Maybe you’ve yelled at your children when you should have been calm.
Perhaps you brushed them aside when you should have paid attention to them.
You might have been so busy, or so caught up in your own stuff, that you missed important parts of your child’s life.
Don’t worry; all of us make mistakes as parents.
This does not need to harm your relationship with your kids. In fact, your relationship with your children is becomes better when you repair your mistakes well.
Relationship repair 101
There are four parts to good relationship repair:
1. Take full responsibility for your mistake
2. Acknowledge how you hurt your child.
3. Say what you will do differently from now on.
4. Do what you said you’d do.
Let’s go over each one:
Take full responsibility for your mistake:
This means that you hold yourself responsible for your behaviour, for your error.
For instance, imagine that you yelled at your child. When you take full responsibility for your mistake you say something like “I am so sorry I yelled at you then. It is not ok to yell like that, and I shouldn’t have done it”.
You don’t get to take back some of your responsibility by having an angry or dismissive tone of voice. Wait to apologize until you are calm and actually feel contrite.
Also, you don’t get to diminish your responsibility by adding a “but” like “but, you were really annoying” or “I’ve been really stressed lately”.
Any qualifiers like that (no matter how truthful they feel to you) take away from a lot from your apology. Don’t do it.
Acknowledge how you hurt your child:
In this part of the relationship repair, it is your job to imagine how what you did affected your child, and let her know that you understand how she’s been hurt.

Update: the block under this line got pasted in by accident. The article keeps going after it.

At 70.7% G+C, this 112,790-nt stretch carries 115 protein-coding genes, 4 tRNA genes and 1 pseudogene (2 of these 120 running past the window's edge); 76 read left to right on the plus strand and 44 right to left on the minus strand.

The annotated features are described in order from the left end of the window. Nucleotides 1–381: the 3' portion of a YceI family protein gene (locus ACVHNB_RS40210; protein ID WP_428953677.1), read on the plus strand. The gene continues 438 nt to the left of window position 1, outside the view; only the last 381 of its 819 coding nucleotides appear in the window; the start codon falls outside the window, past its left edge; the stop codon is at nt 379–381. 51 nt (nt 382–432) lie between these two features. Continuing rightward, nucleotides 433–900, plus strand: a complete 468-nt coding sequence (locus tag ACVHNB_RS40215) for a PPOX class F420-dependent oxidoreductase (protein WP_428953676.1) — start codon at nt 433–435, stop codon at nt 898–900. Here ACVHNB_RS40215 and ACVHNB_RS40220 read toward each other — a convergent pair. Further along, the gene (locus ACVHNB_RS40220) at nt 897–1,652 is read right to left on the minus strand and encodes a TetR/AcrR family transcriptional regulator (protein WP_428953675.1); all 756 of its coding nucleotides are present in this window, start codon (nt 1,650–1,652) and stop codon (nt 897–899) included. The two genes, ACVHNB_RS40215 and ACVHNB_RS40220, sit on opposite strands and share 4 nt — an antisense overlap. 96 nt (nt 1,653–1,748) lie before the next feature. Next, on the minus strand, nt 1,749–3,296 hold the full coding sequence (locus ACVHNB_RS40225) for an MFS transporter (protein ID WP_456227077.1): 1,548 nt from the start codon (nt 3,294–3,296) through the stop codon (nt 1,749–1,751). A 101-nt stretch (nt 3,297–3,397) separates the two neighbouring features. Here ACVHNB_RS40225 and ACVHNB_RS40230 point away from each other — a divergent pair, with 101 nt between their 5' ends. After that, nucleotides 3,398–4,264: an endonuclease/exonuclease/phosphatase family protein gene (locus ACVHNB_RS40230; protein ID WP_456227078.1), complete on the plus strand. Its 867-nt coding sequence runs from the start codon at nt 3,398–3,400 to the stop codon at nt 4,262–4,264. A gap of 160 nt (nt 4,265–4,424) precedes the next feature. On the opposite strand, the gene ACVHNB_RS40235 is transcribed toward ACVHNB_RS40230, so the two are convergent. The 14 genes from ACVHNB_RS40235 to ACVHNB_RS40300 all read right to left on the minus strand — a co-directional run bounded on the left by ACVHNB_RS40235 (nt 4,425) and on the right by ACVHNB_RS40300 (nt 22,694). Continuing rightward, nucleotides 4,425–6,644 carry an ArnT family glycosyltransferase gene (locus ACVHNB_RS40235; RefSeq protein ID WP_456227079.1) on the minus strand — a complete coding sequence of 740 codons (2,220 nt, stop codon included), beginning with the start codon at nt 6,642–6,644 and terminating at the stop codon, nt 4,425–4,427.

So, in the example of you having yelled at your child, you might say something like: “I imagine it was really scary for you when I got mad like that. Maybe you felt unsafe and maybe even wondered if you are bad kid?”
Often parents skip this part of the relationship repair because they feel it is hard to share this kind of vulnerability with their kids. Or, perhaps you are not sure you understand how your child felt in the moment you made your mistake.
The key is to show that you honestly want to understand what is going on for your child, and then listen to their response.
Say what you will do differently from now on:
Next, you need to tell your kid what you will change, so you don’t make that mistake again.
Do not promise the moon, but instead be honest and realistic.
So, don’t say something like “ I promise I’ll never yell at you again”. Your child will not believe that, and you likely won’t be able to live up to it. These kinds of empty promises will hurt your relationship.
Instead say what is true for you.
It may be something like “I can have pretty short fuse at times. I am working on that, and figuring out ways to calm myself down faster. In the future, when I notice myself getting too agitated, I’ll take a time out. I’ll take some deep breaths, and think about something positive. I may not get it perfect at first, but I’m working on it”
You can invite your child to join you in that calming activity, but make it clear that she is not responsible for your emotional state.
Do what you say:
Empty promises are very harmful to your relationship. Do not say you will do something that you can’t deliver on, and make sure that you do what you said.
When to get help:
There may be times when you are not able to do this kind of relationship repair.
Maybe you are not able to apologize, because you feel too angry or hurt. That is a time you may need some help in sorting out what is going on for you.
Perhaps you can’t figure out what your child might be feeling. Some people have a hard time entering into the emotional world of others, and this could be a good time to get some help to build skills in this area.
You may have done something serious, and feel really ashamed about it. Perhaps this shame is keeping you from taking responsibility, and you’d prefer to just avoid the whole thing.
This is exactly the time that relationship repair is essential. Therapy can be incredibly successful in helping you overcome your shame so you can do what you need to do.
Another time to get some help is if you are not able to follow through on what you said you’d do. Therapy can be very helpful in resolving your barriers to being consistent.
Please take your time to look at the resources on my website, and when you are ready, I invite you to contact me, so we can figure out how I can best help you. I look forward to hearing from you!